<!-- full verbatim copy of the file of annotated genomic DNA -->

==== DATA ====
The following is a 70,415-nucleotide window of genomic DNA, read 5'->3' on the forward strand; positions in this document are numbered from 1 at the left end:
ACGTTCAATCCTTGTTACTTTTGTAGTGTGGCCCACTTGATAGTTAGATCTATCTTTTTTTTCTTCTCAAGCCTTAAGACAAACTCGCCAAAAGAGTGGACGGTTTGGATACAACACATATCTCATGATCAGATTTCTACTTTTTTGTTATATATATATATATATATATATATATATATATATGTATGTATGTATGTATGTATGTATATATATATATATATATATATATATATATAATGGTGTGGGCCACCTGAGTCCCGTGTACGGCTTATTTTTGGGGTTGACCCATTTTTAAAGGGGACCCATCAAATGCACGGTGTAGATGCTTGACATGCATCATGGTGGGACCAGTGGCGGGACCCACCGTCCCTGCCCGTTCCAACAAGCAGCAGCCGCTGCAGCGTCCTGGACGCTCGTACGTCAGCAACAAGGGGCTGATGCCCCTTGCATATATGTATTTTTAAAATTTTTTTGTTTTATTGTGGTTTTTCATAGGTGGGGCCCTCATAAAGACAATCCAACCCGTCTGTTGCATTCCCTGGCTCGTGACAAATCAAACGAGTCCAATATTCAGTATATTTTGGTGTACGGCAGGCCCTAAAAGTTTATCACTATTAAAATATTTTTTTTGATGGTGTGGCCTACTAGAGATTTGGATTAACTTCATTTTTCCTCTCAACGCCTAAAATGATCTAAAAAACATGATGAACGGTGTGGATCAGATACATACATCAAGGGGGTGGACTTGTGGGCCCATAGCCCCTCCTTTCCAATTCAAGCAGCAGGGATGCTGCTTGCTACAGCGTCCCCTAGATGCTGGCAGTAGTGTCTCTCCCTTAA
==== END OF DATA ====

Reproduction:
The following is a 70,415-nucleotide window of genomic DNA, read 5'->3' on the forward strand; positions in this document are numbered from 1 at the left end:
ACGTTCAATCCTTGTTACTTTTGTAGTGTGGCCCACTTGATAGTTAGATCTATCTTTTTTTTCTTCTCAAGCCTTAAGACAAACTCGCCAAAAGAGTGGACGGTTTGGATACAACACATATCTCATGATCAGATTTCTACTTTTTTGTTATATATATATATATATATATATATATATATATATGTATGTATGTATGTATGTATGTATATATATATATATATATATATATATATATAATGGTGTGGGCCACCTGAGTCCCGTGTACGGCTTATTTTTGGGGTTGACCCATTTTTAAAGGGGACCCATCAAATGCACGGTGTAGATGCTTGACATGCATCATGGTGGGACCAGTGGCGGGACCCACCGTCCCTGCCCGTTCCAACAAGCAGCAGCCGCTGCAGCGTCCTGGACGCTCGTACGTCAGCAACAAGGGGCTGATGCCCCTTGCATATATGTATTTTTAAAATTTTTTTGTTTTATTGTGGTTTTTCATAGGTGGGGCCCTCATAAAGACAATCCAACCCGTCTGTTGCATTCCCTGGCTCGTGACAAATCAAACGAGTCCAATATTCAGTATATTTTGGTGTACGGCAGGCCCTAAAAGTTTATCACTATTAAAATATTTTTTTTGATGGTGTGGCCTACTAGAGATTTGGATTAACTTCATTTTTCCTCTCAACGCCTAAAATGATCTAAAAAACATGATGAACGGTGTGGATCAGATACATACATCAAGGGGGTGGACTTGTGGGCCCATAGCCCCTCCTTTCCAATTCAAGCAGCAGGGATGCTGCTTGCTACAGCGTCCCCTAGATGCTGGCAGTAGTGTCTCTCCCTTAA